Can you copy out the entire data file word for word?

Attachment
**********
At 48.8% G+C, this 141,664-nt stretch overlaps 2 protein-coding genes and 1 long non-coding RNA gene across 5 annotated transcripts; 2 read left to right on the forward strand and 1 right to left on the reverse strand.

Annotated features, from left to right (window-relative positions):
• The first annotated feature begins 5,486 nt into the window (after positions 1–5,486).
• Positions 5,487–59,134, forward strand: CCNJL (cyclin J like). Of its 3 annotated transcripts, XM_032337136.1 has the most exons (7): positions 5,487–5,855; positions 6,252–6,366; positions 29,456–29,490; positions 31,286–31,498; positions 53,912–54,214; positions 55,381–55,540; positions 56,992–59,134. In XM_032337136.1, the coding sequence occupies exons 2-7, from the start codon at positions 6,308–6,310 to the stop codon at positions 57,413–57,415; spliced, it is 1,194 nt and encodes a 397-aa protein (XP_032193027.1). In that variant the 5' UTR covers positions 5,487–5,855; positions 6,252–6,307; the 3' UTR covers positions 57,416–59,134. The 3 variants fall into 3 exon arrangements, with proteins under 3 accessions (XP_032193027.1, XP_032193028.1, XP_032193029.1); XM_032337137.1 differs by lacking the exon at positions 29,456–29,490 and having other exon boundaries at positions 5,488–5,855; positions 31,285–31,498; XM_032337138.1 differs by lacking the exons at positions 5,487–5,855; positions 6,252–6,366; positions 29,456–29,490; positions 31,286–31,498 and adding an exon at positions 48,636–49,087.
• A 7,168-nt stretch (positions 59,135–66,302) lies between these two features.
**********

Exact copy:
At 48.8% G+C, this 141,664-nt stretch overlaps 2 protein-coding genes and 1 long non-coding RNA gene across 5 annotated transcripts; 2 read left to right on the forward strand and 1 right to left on the reverse strand.

Annotated features, from left to right (window-relative positions):
• The first annotated feature begins 5,486 nt into the window (after positions 1–5,486).
• Positions 5,487–59,134, forward strand: CCNJL (cyclin J like). Of its 3 annotated transcripts, XM_032337136.1 has the most exons (7): positions 5,487–5,855; positions 6,252–6,366; positions 29,456–29,490; positions 31,286–31,498; positions 53,912–54,214; positions 55,381–55,540; positions 56,992–59,134. In XM_032337136.1, the coding sequence occupies exons 2-7, from the start codon at positions 6,308–6,310 to the stop codon at positions 57,413–57,415; spliced, it is 1,194 nt and encodes a 397-aa protein (XP_032193027.1). In that variant the 5' UTR covers positions 5,487–5,855; positions 6,252–6,307; the 3' UTR covers positions 57,416–59,134. The 3 variants fall into 3 exon arrangements, with proteins under 3 accessions (XP_032193027.1, XP_032193028.1, XP_032193029.1); XM_032337137.1 differs by lacking the exon at positions 29,456–29,490 and having other exon boundaries at positions 5,488–5,855; positions 31,285–31,498; XM_032337138.1 differs by lacking the exons at positions 5,487–5,855; positions 6,252–6,366; positions 29,456–29,490; positions 31,286–31,498 and adding an exon at positions 48,636–49,087.
• A 7,168-nt stretch (positions 59,135–66,302) lies between these two features.